I found the differences in the vocab lists in the apparatus interesting. While the UBS edition simply list the most common gloss so as to not slow down the reading; the Zondervan edition gives several meanings for most words.  Also interesting, the UBS edition has the vocabulary words in list format, whereas the Zondervan edition lists them in a more prose format.  The paper for the UBS edition is thicker and sturdier, while the Zondervan edition is thinner not unlike the paper in a typical Bible.  This probably explains the thickness differences.   The UBS edition has two ribbons, the Zondervan edition only one ribbon.

In my personal opinion, the UBS edition is easier on the eyes to look at.  It is the standard UBS text with the definitions listed in lieu of the textual apparatus.  The Zondervan edition is based on that text which underlies the NIV Translation and the text is based on a different script than the UBS.  The definitions are italicized.  It can seem a bit “busier” if you will.

Well, I hope this helps some.  Blessings!

Here are a few photos:

This one compares the sizes:












This is the UBS edition:

photo 1











This is the Zondervan edition:

photo 2

Greek Word Studies

Well, there’s more to it than that.  Consider the following from Dave Black:

10. Greek is good for more than word studies. In fact, in the past few years I’ve embarked on a crusade to get my students to move away from word-bound exegesis. When I was in seminary I was taught little more than how to do word studies from the Greek. Hence, I thought I had “used Greek in ministry” if I had consulted my Wuest, Robertson, Kittle, Brown, Vincent, or Vines. Since then I’ve discovered that lexical analysis is the handmaiden and not the queen of New Testament exegesis. Greek enables us to see how a text is structured, how it includes rhetorical devices, how syntactical constructions are often hermeneutical keys, etc.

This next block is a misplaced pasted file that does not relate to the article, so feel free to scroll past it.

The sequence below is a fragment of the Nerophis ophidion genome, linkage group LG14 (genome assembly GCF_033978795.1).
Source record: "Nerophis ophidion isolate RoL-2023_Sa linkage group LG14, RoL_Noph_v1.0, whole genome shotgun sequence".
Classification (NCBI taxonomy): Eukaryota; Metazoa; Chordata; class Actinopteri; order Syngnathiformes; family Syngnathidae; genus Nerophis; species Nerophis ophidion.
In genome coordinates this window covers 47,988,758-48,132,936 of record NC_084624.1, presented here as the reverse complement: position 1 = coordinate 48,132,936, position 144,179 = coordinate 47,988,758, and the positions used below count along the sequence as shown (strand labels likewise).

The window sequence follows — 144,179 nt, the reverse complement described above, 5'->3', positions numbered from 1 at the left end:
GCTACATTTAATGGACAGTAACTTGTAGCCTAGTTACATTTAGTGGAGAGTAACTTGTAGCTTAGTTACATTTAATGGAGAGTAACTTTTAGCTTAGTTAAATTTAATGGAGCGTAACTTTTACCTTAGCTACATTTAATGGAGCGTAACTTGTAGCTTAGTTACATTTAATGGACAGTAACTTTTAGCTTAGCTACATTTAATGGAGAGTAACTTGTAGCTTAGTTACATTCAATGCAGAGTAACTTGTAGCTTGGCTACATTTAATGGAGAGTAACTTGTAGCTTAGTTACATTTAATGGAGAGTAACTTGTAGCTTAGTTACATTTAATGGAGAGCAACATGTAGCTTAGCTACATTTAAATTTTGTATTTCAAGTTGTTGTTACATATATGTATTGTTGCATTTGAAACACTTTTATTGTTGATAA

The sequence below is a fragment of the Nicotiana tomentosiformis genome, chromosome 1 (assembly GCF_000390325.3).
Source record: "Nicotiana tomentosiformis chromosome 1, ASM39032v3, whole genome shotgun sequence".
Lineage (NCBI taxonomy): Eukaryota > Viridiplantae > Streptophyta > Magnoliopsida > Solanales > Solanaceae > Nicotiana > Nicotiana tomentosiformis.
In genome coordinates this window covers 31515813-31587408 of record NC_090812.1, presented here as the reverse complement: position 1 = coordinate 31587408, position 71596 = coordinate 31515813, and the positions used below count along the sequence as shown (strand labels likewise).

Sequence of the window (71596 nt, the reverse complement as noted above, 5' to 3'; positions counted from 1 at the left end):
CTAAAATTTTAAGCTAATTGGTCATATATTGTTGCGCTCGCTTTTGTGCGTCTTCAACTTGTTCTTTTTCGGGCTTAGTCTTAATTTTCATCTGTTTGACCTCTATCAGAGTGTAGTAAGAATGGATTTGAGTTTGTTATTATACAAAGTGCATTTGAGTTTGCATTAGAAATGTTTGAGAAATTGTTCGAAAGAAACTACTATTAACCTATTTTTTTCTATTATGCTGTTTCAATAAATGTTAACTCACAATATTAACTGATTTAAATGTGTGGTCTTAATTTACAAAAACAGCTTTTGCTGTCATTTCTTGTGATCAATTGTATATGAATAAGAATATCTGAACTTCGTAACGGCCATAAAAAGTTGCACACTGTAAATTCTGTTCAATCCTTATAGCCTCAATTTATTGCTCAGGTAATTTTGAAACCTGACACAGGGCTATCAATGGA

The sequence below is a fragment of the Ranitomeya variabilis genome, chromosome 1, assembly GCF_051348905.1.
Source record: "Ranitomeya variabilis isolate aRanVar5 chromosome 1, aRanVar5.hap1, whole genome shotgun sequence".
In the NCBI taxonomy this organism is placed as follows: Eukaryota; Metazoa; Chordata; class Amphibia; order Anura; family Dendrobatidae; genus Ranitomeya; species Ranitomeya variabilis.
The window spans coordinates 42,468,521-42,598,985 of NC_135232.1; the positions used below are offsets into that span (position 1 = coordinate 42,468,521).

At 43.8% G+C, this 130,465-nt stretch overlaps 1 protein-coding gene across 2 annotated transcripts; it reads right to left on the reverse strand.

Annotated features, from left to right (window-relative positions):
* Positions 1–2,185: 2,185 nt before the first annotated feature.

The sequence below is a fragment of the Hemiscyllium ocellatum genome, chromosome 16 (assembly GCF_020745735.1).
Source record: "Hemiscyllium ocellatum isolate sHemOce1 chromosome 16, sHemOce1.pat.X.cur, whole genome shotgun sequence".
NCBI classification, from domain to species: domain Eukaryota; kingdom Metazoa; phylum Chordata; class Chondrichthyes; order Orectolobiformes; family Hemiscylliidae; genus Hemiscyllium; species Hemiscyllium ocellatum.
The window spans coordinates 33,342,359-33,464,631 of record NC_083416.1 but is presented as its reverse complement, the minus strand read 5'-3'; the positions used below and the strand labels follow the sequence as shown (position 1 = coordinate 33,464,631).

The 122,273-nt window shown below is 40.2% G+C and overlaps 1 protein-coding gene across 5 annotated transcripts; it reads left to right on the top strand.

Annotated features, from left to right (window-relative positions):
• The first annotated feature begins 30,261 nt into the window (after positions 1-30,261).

So basically its not enough to simply have had a year of Greek and have access to a good lexicon or Strongs.  You need to learn syntax – not just the form of the words but also their functions and not just function as words but also phrases and clauses and how it all fits within the text being studied.  You can read more here.

And a couple of pretty good resources to get a hold of are both by Dave Black:

Linguistics for Students of New Testament Greek: A Survey of Basic Concepts and Applications.


Using New Testament Greek in Ministry: A Practical Guide for Students and Pastors.


Dave Black’s Greek 23 (a Psalm)

This is Great!  

Greek 23

A Psalm of David (Black)

My textbook is my guide, I am never in need.

It makes me learn the conjugations.

It leads me beside the declensions.

It restores my confidence in grammar.

It guides me along the paths of exegesis

For its publisher’s sake.

Even though I face the scourge of participles

I will fear no evil,

For you are with me.

Your appendices and charts,

They comfort me.

You prepare an answer for me in the presence of my teachers.